My long-term goal is to understand the biological basis of visual processing at the level of neural circuits and synapses. I am pursuing this goal in the mammalian retina, a tissue comprised of ~70 cell types: ~3-4 photoreceptors (depending on species), ~50 interneurons (horizontal, bipolar and amacrine cells) and ~20 output neurons (ganglion cells). Over the past period, we focused on two types of ganglion cell (ON and OFF Alpha cell) and elucidated fundamental components of their synaptic inputs and mechanisms for contrast adaptation. These accomplishments allow us to now expand our studies to a dozen types of ganglion cell that we recognize based on a combination of functional properties (light-evoked synaptic conductance) and structural properties (dendritic tree diameter and stratification level in the inner plexiform layer).
Aim 1 will reveal fundamental circuit mechanisms for night vision, by determining how rod signals are transmitted, via an identified neural pathway, to each ganglion cell type. Rods synapse with rod bipolar cells, which in turn excite the AII amacrine cell;the AII cell signals directly certain ganglion cell types and indirectly others by synapsing with the presynaptic cone bipolar terminal. Preliminary data suggest that a small group of OFF ganglion cell types receives direct AII cell synapses;another group receives indirect synapses, whereas a third group lacks connection to the circuit and loses function in dim light. To encode visual signals in daylight, each ganglion cell type receives glutamatergic synapses from one or more types of cone bipolar cell, but we need to test which ganglion cell types encode glutamate release with an NMDA receptor (Aim 2). Compared to the other major type, AMPA receptors, NMDA receptors have a conductance that is voltage-dependent, lacks desensitization and has relatively slow kinetics. We want to understand the role of NMDA receptors in visual processing, and as a first step we will identify which ganglion cell types express them. For each type, we will test for functional expression by applying NMDA directly;we will test further whether these receptors contribute to high contrast responses under normal physiological conditions. Finally, we will test quantitatively the role of NMDA receptors in visual processing (Aim 3). We will model ligand-gated receptor contributions to contrast responses and test whether NMDA receptors are used preferentially for encoding low versus high contrast. We will test further whether the slow kinetics of the NMDA receptor-mediated response encodes preferentially low temporal frequencies. Proposed studies will yield basic understanding of how retinal circuits and synapses process information and provide background for understanding retinal diseases that either compromise the rod pathway or involve NMDA receptor-mediated excitotoxicity.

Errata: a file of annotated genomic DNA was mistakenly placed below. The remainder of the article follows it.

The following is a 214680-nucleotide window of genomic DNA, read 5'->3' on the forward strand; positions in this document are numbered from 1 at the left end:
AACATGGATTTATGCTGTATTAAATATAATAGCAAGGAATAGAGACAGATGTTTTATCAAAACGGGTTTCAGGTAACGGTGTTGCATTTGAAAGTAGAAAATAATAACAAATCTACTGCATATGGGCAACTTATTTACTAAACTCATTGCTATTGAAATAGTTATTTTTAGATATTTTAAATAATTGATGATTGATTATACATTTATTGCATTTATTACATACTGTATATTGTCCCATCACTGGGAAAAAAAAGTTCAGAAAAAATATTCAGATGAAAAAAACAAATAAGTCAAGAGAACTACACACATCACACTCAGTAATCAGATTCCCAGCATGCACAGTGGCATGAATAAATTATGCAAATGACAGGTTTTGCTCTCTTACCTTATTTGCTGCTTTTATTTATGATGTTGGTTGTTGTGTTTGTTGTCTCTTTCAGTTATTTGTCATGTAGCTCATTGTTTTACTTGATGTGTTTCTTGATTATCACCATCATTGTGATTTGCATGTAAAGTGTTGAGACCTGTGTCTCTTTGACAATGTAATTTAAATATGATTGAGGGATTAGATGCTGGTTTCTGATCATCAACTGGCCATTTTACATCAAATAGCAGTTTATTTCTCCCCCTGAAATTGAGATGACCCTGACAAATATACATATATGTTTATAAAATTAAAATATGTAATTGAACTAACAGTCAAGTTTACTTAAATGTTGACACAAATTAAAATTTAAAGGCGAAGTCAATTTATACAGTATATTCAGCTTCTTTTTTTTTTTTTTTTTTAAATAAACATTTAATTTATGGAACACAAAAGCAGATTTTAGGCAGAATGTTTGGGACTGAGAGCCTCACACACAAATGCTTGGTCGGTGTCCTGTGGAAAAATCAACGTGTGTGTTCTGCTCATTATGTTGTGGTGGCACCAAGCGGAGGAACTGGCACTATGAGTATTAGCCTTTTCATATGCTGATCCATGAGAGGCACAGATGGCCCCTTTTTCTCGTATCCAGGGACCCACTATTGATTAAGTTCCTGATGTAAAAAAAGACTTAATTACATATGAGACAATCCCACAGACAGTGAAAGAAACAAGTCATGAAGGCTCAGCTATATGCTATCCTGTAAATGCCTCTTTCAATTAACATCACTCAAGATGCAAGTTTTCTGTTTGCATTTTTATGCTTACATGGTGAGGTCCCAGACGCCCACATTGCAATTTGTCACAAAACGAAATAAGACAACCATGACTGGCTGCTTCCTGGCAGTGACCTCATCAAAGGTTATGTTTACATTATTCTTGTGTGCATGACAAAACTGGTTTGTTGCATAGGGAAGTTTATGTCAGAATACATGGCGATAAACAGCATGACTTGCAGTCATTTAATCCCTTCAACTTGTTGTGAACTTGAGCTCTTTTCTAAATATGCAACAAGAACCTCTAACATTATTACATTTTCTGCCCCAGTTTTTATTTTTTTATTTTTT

Public Health Relevance

Proposed studies will provide background for understanding the impact of eye diseases that impair night vision (i.e., retinitis pigmentosa, congenital stationary night blindness) and eye diseases that involve cell death caused by excitotoxicity (i.e., glaucoma, ischemia). Studies will lead to a better understanding of how the retina processes visual information, which could facilitate the development of prosthetic devices for stimulating preserved retinal cells in certain forms of blindness.

National Institute of Health (NIH)
National Eye Institute (NEI)
Research Project (R01)
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Biology and Diseases of the Posterior Eye Study Section (BDPE)
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Greenwell, Thomas
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Yale University
Schools of Medicine
New Haven
United States
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Bleckert, Adam; Zhang, Chi; Turner, Maxwell H et al. (2018) GABA release selectively regulates synapse development at distinct inputs on direction-selective retinal ganglion cells. Proc Natl Acad Sci U S A 115:E12083-E12090
Park, Silvia J H; Pottackal, Joseph; Ke, Jiang-Bin et al. (2018) Convergence and Divergence of CRH Amacrine Cells in Mouse Retinal Circuitry. J Neurosci 38:3753-3766
Demb, Jonathan B; Clark, Damon A (2017) Vision: These retinas are made for walkin'. Nature 546:476-477
Cui, Yuwei; Wang, Yanbin V; Park, Silvia J H et al. (2016) Divisive suppression explains high-precision firing and contrast adaptation in retinal ganglion cells. Elife 5:
Clark, Damon A; Demb, Jonathan B (2016) Parallel Computations in Insect and Mammalian Visual Motion Processing. Curr Biol 26:R1062-R1072
Byun, Haewon; Kwon, Soohyun; Ahn, Hee-Jeong et al. (2016) Molecular features distinguish ten neuronal types in the mouse superficial superior colliculus. J Comp Neurol 524:2300-21
Demb, Jonathan B; Singer, Joshua H (2015) Functional Circuitry of the Retina. Annu Rev Vis Sci 1:263-289
Park, Silvia J H; Borghuis, Bart G; Rahmani, Pouyan et al. (2015) Function and Circuitry of VIP+ Interneurons in the Mouse Retina. J Neurosci 35:10685-700
Stafford, Benjamin K; Manookin, Michael B; Singer, Joshua H et al. (2014) NMDA and AMPA receptors contribute similarly to temporal processing in mammalian retinal ganglion cells. J Physiol 592:4877-89
Stafford, Benjamin K; Park, Silvia J H; Wong, Kwoon Y et al. (2014) Developmental changes in NMDA receptor subunit composition at ON and OFF bipolar cell synapses onto direction-selective retinal ganglion cells. J Neurosci 34:1942-8

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